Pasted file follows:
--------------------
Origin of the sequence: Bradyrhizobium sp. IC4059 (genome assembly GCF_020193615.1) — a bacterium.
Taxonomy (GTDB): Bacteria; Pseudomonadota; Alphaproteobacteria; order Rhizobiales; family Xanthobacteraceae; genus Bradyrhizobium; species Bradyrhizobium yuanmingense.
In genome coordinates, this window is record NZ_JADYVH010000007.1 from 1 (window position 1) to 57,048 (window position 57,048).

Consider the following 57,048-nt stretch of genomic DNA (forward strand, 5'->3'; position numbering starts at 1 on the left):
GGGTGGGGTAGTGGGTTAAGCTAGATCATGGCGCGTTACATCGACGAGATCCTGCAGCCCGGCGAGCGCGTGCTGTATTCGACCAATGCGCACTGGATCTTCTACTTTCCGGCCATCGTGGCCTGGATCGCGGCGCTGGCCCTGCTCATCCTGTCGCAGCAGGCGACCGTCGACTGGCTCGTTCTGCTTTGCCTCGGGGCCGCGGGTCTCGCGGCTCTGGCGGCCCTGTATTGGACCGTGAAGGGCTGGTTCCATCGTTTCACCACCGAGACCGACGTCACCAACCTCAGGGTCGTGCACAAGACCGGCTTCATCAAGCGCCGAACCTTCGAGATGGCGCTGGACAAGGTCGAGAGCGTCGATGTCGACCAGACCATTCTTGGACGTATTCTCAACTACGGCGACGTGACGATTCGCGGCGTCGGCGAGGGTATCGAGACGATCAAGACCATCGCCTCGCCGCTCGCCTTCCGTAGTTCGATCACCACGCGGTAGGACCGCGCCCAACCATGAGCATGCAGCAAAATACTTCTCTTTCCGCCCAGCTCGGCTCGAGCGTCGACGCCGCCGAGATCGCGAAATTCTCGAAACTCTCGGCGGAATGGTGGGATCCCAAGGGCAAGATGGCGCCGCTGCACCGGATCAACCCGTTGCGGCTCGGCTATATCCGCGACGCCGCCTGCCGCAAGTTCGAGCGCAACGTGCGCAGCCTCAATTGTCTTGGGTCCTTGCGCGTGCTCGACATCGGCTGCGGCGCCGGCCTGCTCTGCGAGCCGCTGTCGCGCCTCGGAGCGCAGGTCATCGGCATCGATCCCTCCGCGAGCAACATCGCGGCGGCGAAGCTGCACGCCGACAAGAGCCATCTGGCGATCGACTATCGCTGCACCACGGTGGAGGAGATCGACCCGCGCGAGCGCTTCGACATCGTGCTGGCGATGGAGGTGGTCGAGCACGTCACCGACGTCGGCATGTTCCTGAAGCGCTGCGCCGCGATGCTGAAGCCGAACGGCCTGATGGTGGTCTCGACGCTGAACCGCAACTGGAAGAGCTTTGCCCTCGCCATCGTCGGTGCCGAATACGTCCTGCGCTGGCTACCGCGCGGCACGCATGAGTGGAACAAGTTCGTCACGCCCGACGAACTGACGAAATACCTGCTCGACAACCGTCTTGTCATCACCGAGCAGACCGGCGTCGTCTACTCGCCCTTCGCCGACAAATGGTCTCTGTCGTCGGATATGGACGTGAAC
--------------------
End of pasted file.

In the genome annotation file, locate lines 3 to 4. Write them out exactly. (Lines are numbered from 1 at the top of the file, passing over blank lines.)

In genome coordinates, this window is record NZ_JADYVH010000007.1 from 1 (window position 1) to 57,048 (window position 57,048).

Consider the following 57,048-nt stretch of genomic DNA (forward strand, 5'->3'; position numbering starts at 1 on the left):